San Jose, Chicago play to their strengths
Although they produce similar results, Chicago and San Jose have different philosophies when it comes to the passing game, writes William Bendetson.
Both offenses are prolific, yet their styles are hardly similar. The Chicago Rush offense is centered around all-star wide receiver Bobby Sippio. The San Jose SaberCats offense spreads the ball more evenly among wide receivers James Roe, Ben Nelson, and Rodney Wright.
The two will meet Saturday in San Jose for a spot in the Arena Bowl (ESPN, 4 p.m. ET).
"We just know that one game it could be one receiver and the next game it could be another receiver," Nelson said. "We are patient and we know that will get our touches if we wait long enough."
The numbers support the rhetoric. Roe caught 124 passes for 1,512 yards and 39 touchdowns. Equally as impressive was Nelson, who played in only 10 games, yet still caught 96 passes for 1,208 yards and 35 touchdowns. Wright played in only 10 games and still managed to register 1,072 receiving yards.
The story could not be more different for Chicago. In 13 games, Sippio caught 125 passes for more than 1,739 yards with 53 touchdowns. Chicago's second-most productive receiver, Rob Mager, caught 72 passes for only 788 yards in nine games. Even if Mager's numbers are projected over a 13-game span, he still would have roughly 700 fewer receiving yards than Sippio.
"Our offense is not just designed to get the ball to Sippio, but that is the way it works sometimes," Rush coach Mike Hohensee said. "He is often the receiver that is open. But in many situations we would be foolish not to take advantage of his size and speed."
Although it is difficult to double team receivers in the AFL, defenses have centered their game plans on stopping Sippio, who made several circus catches in Chicago's win over the Los Angeles Avengers Monday night. With a receiver like Sippio, the Rush seem confident they can convert regardless of down and distance. It also helps that Rush QB Matt D'Orazio and Sippio grew up together in Chicago.
"It is a tremendous relationship," Hohensee said.
The most notable example on Monday night was a fourth-and-18 play in which Sippio made a leaping catch to bring Chicago within 1 yard of a touchdown. Sippio then lined up as quarterback and threw to an open D'Orazio for the touchdown. Sippio also caught a touchdown in the end zone despite being sandwiched between two defenders.
"It was a great catch, but it is important to remember that Matt made a perfect throw to give Sippio a chance," Hohensee said.
As for the fourth-and-18 play, "When you have a great athlete like Sippio, you can afford to take chances like that. We knew we would have to throw it up to Sippio and see if he could make a play."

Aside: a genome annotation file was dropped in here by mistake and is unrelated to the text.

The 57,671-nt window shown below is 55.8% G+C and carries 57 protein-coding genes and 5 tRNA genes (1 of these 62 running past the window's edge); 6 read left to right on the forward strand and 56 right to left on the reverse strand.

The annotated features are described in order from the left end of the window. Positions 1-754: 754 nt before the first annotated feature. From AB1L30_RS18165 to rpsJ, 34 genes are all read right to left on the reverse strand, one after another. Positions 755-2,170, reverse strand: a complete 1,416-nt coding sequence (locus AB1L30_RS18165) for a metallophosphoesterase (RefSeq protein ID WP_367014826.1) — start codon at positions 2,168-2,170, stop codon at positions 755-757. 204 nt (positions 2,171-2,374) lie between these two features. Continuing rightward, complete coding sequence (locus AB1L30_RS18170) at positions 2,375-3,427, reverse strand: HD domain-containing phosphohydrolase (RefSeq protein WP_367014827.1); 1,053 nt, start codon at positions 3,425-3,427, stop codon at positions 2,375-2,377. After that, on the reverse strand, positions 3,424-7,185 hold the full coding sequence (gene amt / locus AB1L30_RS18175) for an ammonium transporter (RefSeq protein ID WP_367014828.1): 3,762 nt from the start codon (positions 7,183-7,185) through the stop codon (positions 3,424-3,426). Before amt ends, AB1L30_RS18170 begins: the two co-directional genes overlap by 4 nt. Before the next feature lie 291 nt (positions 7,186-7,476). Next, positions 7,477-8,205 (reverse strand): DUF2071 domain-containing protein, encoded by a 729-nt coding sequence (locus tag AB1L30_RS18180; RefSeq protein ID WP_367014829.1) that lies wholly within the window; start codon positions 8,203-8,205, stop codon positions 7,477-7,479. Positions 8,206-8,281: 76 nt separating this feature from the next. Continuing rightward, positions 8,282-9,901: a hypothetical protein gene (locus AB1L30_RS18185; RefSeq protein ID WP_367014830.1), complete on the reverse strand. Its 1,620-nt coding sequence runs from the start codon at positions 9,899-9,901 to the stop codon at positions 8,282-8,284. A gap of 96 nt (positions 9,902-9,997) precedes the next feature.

The chemistry between Sippio and D'Orazio is special, and it has garnered attention around the league, particularly because the Rush have a chance to win consecutive Arena Bowls for the first time since the Tampa Bay Storm did it in 1995 and 1996.
"Sippio is D'Orazio's security blanket," SaberCats quarterback Mark Grieb said. "But you really have to credit the Chicago coaching staff for finding creative methods to get him the ball."
The San Jose coaching staff also deserves credit for effectively utilizing three talented wide receivers with different skill sets. With their height, Nelson and Roe can catch a lot of deep balls while Wright is one of the more explosive receivers in the AFL. Critics expected Roe to become San Jose's No. 2 receiver behind Nelson, but Roe had the best statistical season of his career. The role of each San Jose receiver differs based on the defensive formation.
"If a team is playing zone coverage, my job is to stretch the field," Nelson said. "But if they are playing man, I am probably the one who will catch the pass."
Grieb has come to appreciate the unselfishness of his receivers.
"It is kind of nice because the three receivers are all about doing what it takes to win," Grieb said. "They don't care so much about personal numbers."
Chicago defeated San Jose 48-45 in their only regular-season meeting. Grieb threw two interceptions and spent much of the day being chased by the Rush defensive line. Grieb, however, distributed the ball well with Roe, Nelson and Wright all having 10 or more catches.
"We did not do a good job of protecting him," Nelson said. "If we don't give our quarterback time, it will be awfully difficult to win."
It is just one more thing the SaberCats will have to worry about. San Jose, though, should be pretty confident. After all, it has won 11 in a row.
William Bendetson is an intern for ESPN.com.